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Hays district seeks $250 million bond for new campuses, upgrades


More than three-quarters of the bond money is for new campuses, including a third high school.

Without a third high school, the other two campuses will be overcapacity by nearly 2,000 students by 2020.

The tax rate of 1.54 per $100 of assessed property value will remain unchanged under the proposal.

The Hays school district trustees have called for a $250 million bond package in May that, if voters approve, would build three new schools and new facilities or upgrades for student programs.

It is the largest school bond in the district’s history. The proposal comes 50 years after the school district was founded, consolidating three school systems (Buda, Kyle and Wimberley) into one with, then, just over 1,100 students.

The district’s growth has exploded in the past decade, increasing 61 percent since the 2006-07 school year, from 11,945 to 19,260 students this year.

The tax rate of 1.54 per $100 of assessed property value will remain unchanged under the proposal, district officials said.

More than three-quarters of the bond funds would go in the first proposition for new schools, largely to accommodate growth, and includes the district’s third high school and two elementaries, including replacing Buda Elementary School.

The district’s two high schools, with capacities of about 2,250 apiece, now have a combined enrollment of more than 5,400 students. Without a third high school, demographers project the schools’ enrollment would balloon to nearly 6,400 students total by 2020.

Buda Elementary, originally built in 1885, was rebuilt after a fire in the early 20th century, and its oldest building standing is from 1908. The school is broken into an upper and lower campus, and the lower school, built in the early 1980s near Onion Creek, has flooded twice in the past four years, district officials said. The district plans to keep the historic portion of the school and use it for an undetermined purpose.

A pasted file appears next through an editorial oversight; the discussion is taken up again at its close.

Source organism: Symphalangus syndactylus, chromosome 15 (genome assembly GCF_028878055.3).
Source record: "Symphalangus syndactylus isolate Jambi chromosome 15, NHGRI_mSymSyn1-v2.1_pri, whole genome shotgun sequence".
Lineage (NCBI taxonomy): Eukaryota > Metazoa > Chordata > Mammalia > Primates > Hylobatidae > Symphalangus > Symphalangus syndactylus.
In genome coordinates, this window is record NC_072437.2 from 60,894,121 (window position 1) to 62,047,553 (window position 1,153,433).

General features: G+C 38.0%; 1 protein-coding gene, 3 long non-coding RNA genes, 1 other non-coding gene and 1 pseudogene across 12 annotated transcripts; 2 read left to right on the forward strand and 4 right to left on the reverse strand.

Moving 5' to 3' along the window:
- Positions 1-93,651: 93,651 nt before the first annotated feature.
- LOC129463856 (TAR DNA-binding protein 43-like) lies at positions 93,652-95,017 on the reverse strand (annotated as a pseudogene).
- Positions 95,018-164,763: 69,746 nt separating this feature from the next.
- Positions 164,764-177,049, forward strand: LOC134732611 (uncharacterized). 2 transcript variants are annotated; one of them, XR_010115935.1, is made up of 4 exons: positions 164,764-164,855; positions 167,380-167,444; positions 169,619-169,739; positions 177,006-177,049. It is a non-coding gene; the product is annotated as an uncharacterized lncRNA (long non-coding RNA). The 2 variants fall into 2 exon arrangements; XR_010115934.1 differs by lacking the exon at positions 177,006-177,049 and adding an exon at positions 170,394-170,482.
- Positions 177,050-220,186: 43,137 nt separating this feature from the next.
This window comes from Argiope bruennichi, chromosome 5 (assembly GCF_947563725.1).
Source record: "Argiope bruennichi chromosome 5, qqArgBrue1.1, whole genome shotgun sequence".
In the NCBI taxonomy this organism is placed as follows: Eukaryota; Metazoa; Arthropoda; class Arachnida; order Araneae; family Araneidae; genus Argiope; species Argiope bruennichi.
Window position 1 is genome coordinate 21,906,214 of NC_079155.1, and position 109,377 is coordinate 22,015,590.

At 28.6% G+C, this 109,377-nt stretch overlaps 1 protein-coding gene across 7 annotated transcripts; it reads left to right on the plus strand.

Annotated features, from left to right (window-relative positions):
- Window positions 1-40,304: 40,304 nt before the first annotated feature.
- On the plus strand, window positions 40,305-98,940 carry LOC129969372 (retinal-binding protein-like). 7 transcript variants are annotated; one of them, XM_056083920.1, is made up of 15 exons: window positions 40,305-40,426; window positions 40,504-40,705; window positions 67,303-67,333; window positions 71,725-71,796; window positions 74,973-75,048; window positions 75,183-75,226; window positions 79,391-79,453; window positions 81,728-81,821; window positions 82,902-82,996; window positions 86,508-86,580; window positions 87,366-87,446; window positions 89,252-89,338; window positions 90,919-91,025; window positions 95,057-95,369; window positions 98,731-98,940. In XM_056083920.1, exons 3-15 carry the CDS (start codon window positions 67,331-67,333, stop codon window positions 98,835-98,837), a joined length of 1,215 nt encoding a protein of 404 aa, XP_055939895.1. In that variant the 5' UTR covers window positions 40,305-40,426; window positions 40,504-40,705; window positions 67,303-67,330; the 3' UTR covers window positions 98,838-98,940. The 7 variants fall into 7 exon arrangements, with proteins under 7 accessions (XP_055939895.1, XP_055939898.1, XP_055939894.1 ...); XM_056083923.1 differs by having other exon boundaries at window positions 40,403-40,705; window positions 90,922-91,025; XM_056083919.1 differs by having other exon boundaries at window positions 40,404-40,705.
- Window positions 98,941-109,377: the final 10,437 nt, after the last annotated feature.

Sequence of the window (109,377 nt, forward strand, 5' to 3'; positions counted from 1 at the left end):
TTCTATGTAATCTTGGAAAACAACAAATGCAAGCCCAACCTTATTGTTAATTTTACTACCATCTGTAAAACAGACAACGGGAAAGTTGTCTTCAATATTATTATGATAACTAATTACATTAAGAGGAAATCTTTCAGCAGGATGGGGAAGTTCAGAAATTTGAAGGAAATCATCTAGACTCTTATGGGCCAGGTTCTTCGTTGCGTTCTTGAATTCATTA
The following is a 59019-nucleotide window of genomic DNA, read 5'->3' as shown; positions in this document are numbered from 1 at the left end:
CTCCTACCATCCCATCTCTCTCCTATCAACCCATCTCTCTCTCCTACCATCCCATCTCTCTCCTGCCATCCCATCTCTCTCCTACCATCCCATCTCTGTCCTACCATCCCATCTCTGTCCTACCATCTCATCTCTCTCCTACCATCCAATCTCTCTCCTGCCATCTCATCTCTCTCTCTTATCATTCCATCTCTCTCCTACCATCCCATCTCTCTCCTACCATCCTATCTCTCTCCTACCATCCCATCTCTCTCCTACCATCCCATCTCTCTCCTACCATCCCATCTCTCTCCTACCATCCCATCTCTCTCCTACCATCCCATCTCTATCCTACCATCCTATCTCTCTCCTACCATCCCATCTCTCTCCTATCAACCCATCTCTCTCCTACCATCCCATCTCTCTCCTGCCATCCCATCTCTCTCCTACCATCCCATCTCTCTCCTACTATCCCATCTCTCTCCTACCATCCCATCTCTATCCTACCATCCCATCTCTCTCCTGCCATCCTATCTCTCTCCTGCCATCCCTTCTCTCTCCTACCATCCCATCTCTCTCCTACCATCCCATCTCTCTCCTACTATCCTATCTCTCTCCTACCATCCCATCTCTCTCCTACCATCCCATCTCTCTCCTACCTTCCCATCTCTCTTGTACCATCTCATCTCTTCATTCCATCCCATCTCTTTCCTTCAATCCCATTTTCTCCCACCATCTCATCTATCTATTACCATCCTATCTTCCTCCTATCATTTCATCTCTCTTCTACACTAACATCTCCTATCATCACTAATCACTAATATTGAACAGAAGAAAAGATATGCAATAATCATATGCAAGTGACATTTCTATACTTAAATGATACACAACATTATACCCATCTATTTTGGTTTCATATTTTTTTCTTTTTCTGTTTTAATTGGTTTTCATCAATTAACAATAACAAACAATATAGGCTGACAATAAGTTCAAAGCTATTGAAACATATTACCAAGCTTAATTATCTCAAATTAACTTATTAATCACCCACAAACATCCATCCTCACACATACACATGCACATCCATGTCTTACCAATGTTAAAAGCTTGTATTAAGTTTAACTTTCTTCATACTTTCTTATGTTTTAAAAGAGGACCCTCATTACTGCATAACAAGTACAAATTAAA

About $60 million in a second proposition includes constructing new or adding to auto and vet tech buildings at the high schools, replacing a secondary music building, upgrading the district’s school libraries, upgrading athletic facilities, constructing a transportation building and upgrading districtwide technology and security.

A bond advisory committee originally presented $265 million in projects, but the school board whittled down the list to $250 million, which “they felt like it was a good number for people to support,” Superintendent Michael McKie said.

Hays joins two other Central Texas school districts seeking voter approval of bond packages in May: The 48,000-student Round Rock school district is seeking a $572 million bond package for two schools, an indoor aquatics center and designs for a permanent building for its early college and health professionals high school; the 1,540-student Jarrell school district has called for a $54 million bond package to build a second elementary school, an auditorium at the high school and a 12-classroom addition at both the high school and the middle school.

Election day is May 6, and early voting begins in late April.

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